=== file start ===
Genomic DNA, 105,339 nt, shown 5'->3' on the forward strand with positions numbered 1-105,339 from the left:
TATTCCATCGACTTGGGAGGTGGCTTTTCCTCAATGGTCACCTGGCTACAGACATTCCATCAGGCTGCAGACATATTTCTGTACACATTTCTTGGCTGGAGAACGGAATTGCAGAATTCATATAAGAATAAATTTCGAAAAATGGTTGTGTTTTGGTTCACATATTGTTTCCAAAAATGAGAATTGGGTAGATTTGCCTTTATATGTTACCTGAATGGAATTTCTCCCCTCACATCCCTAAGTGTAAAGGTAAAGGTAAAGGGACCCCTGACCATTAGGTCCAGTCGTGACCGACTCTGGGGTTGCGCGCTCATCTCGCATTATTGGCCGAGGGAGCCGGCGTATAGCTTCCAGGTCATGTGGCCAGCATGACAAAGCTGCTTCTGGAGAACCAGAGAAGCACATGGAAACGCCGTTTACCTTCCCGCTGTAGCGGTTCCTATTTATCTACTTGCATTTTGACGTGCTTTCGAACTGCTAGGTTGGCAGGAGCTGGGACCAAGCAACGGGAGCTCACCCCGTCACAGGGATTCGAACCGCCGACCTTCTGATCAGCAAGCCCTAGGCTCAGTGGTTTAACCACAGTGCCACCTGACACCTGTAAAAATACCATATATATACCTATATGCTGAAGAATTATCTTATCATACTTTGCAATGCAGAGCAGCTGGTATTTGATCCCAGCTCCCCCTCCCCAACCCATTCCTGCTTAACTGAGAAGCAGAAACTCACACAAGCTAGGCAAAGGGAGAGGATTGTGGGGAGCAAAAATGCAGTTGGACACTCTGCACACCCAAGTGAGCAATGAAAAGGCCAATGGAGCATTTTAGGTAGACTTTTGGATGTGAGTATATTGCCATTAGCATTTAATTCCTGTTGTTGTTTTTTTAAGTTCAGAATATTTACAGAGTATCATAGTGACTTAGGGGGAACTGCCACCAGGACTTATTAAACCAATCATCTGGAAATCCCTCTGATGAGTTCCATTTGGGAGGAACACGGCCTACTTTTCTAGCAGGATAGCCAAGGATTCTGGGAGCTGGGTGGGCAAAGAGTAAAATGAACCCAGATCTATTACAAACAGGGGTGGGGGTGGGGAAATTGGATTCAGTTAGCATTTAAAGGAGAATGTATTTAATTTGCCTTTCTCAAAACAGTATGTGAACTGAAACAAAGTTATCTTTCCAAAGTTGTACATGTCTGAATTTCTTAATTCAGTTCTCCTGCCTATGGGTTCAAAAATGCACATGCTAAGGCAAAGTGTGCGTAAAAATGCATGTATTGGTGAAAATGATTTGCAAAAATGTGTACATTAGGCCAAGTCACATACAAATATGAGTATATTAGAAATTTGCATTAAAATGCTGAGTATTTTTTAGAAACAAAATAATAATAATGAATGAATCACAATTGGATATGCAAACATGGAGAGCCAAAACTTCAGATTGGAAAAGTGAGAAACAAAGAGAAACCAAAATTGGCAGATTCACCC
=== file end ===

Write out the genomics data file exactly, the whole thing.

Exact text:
Genomic DNA, 105,339 nt, shown 5'->3' on the forward strand with positions numbered 1-105,339 from the left:
TATTCCATCGACTTGGGAGGTGGCTTTTCCTCAATGGTCACCTGGCTACAGACATTCCATCAGGCTGCAGACATATTTCTGTACACATTTCTTGGCTGGAGAACGGAATTGCAGAATTCATATAAGAATAAATTTCGAAAAATGGTTGTGTTTTGGTTCACATATTGTTTCCAAAAATGAGAATTGGGTAGATTTGCCTTTATATGTTACCTGAATGGAATTTCTCCCCTCACATCCCTAAGTGTAAAGGTAAAGGTAAAGGGACCCCTGACCATTAGGTCCAGTCGTGACCGACTCTGGGGTTGCGCGCTCATCTCGCATTATTGGCCGAGGGAGCCGGCGTATAGCTTCCAGGTCATGTGGCCAGCATGACAAAGCTGCTTCTGGAGAACCAGAGAAGCACATGGAAACGCCGTTTACCTTCCCGCTGTAGCGGTTCCTATTTATCTACTTGCATTTTGACGTGCTTTCGAACTGCTAGGTTGGCAGGAGCTGGGACCAAGCAACGGGAGCTCACCCCGTCACAGGGATTCGAACCGCCGACCTTCTGATCAGCAAGCCCTAGGCTCAGTGGTTTAACCACAGTGCCACCTGACACCTGTAAAAATACCATATATATACCTATATGCTGAAGAATTATCTTATCATACTTTGCAATGCAGAGCAGCTGGTATTTGATCCCAGCTCCCCCTCCCCAACCCATTCCTGCTTAACTGAGAAGCAGAAACTCACACAAGCTAGGCAAAGGGAGAGGATTGTGGGGAGCAAAAATGCAGTTGGACACTCTGCACACCCAAGTGAGCAATGAAAAGGCCAATGGAGCATTTTAGGTAGACTTTTGGATGTGAGTATATTGCCATTAGCATTTAATTCCTGTTGTTGTTTTTTTAAGTTCAGAATATTTACAGAGTATCATAGTGACTTAGGGGGAACTGCCACCAGGACTTATTAAACCAATCATCTGGAAATCCCTCTGATGAGTTCCATTTGGGAGGAACACGGCCTACTTTTCTAGCAGGATAGCCAAGGATTCTGGGAGCTGGGTGGGCAAAGAGTAAAATGAACCCAGATCTATTACAAACAGGGGTGGGGGTGGGGAAATTGGATTCAGTTAGCATTTAAAGGAGAATGTATTTAATTTGCCTTTCTCAAAACAGTATGTGAACTGAAACAAAGTTATCTTTCCAAAGTTGTACATGTCTGAATTTCTTAATTCAGTTCTCCTGCCTATGGGTTCAAAAATGCACATGCTAAGGCAAAGTGTGCGTAAAAATGCATGTATTGGTGAAAATGATTTGCAAAAATGTGTACATTAGGCCAAGTCACATACAAATATGAGTATATTAGAAATTTGCATTAAAATGCTGAGTATTTTTTAGAAACAAAATAATAATAATGAATGAATCACAATTGGATATGCAAACATGGAGAGCCAAAACTTCAGATTGGAAAAGTGAGAAACAAAGAGAAACCAAAATTGGCAGATTCACCC